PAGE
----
Pakistani authorities on Feb. 29 prepared for civil unrest after the execution of Malik Mumtaz Hussain Qadri in a high-security prison in Rawalpindi. Qadri was the convicted killer of a former governor of the Punjab province, Salmaan Taseer, who campaigned for changes to the country's blasphemy laws, asserting they were used to persecute religious minorities. Qadri, who served as Taseer's bodyguard at the time of the murder, later claimed it was his religious duty to kill the former governor. Authorities feared protests and potential violence after the execution because Qadri had gained the status of a political hero for some Islamist groups, who believe that the mere suggestion of political reform should amount to a capital crime. After Qadri's execution, security forces were put on high alert and there were riot police present around Qadri's residence.
A Kashmir-based militant coalition, the United Jihad Council, claimed responsibility for an attack on the Indian air force base at Pathankot, which has left five militants and seven soldiers dead in three days of fighting. The attack on Pathankot—in northern Punjab state, near the borders with both Jammu & Kashmir state and Pakistan—is seen as an attempt to derail recent peace moves by India and Pakistan. The attack came about a week after a surprise visit by India's Prime Minister Narendra Modi to his Pakistani counterpart Nawaz Sharif—the first Islamabad visit by an Indian premier in 12 years.
Bangladesh opposition figures Salahuddin Quader Chowdhury and Ali Ahsan Mohammad Mujahid were hanged together at Dhaka Central Jail Nov. 22 for war crimes committed during the 1971 war of independence. In the prelude to the executions, the government ordered all ISPs to block Facebook and other social media in a bid to head off protests. In the electronic chaos that followed the order, the entire country lost Internet access for over an hour. Protests were effectively suppressed, but a reporter from Mohona TV was shot and wounded when his car was sprayed with bullets by roadside assailants while returning to Dhaka from covering the funeral of Chowdhury in Chittagong district. (Dhaka Tribune, Gizmodo, Al Jazeera, Nov. 23; France24, Nov. 22; AFP, Bangladesh News, Nov. 21)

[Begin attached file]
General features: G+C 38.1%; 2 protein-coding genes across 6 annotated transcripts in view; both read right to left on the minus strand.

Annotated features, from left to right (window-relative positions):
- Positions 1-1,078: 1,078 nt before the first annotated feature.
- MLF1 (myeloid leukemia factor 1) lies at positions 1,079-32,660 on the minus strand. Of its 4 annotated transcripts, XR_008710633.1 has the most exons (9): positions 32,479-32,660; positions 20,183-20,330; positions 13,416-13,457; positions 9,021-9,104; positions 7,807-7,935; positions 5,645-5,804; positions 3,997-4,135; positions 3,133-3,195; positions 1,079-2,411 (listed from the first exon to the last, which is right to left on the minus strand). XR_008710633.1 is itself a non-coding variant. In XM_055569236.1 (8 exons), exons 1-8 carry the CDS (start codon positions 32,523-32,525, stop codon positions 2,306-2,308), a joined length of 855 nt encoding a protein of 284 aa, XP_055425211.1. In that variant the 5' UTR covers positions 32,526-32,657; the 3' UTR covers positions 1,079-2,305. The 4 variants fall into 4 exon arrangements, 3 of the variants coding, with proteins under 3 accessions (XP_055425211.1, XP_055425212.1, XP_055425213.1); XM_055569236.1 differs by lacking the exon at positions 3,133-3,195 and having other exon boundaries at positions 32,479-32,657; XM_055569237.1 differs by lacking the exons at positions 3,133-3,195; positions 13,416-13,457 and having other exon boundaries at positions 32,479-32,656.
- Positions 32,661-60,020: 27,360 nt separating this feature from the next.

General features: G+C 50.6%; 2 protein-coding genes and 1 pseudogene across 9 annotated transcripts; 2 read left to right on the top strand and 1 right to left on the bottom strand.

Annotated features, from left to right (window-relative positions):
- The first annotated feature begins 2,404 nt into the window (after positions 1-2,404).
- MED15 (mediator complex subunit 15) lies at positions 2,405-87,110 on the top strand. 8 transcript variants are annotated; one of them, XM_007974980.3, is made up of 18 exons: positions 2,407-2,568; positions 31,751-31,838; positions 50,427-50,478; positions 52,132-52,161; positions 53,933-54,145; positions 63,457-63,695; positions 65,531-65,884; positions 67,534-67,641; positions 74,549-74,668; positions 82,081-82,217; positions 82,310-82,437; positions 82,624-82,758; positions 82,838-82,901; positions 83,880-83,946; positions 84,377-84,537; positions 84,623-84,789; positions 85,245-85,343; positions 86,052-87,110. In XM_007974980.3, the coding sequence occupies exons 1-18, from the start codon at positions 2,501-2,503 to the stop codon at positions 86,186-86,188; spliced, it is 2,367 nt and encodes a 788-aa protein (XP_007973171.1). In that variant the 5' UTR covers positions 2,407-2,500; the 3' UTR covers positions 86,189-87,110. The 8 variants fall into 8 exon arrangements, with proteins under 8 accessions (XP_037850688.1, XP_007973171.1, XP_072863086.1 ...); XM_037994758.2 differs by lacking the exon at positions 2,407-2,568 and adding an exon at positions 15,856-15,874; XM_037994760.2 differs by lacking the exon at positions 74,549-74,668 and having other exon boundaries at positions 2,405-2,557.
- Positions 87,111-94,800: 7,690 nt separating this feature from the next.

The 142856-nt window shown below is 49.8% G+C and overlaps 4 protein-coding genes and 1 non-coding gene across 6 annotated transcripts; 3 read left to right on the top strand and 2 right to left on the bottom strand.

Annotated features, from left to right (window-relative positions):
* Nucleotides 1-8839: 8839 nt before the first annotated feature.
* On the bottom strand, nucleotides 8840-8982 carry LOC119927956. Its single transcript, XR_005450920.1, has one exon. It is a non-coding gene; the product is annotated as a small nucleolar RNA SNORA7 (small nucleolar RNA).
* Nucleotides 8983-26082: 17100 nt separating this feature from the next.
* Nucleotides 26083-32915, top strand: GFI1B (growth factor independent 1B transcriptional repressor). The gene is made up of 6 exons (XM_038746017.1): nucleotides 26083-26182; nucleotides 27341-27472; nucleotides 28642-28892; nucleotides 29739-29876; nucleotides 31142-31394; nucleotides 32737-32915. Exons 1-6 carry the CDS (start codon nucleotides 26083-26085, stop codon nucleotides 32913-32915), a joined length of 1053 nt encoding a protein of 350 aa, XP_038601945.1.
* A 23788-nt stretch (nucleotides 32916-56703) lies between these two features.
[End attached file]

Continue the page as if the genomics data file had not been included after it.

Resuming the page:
Bangladesh has asked Amnesty International (AI) to retract its criticism of the country's execution plans for opposition politicians convicted of war crimes at a local tribunal. In 2013 the International Crimes Tribunal Bangladesh (ICTB) convicted Ali Ahsan Mohammad Mujahid, a senior politician from Jamaat-e-Islami and Salauddin Quader Chowdhury, a leader of the opposition Bangladesh Nationalist Party, of war crimes committed during Bangladesh's war of independence in 1971. Their convictions and subsequent death sentences were upheld earlier this year, and the two men filed review petitions to be heard by the country's top court on Nov. 17. AI stated that the trials of the men "failed to meet international standards." It also noted, "in the government's haste to see more war crimes convicts executed, both men were subjected to a speeded up appeals' process. The UN has stated the ICT fails to meet international fair trial standards."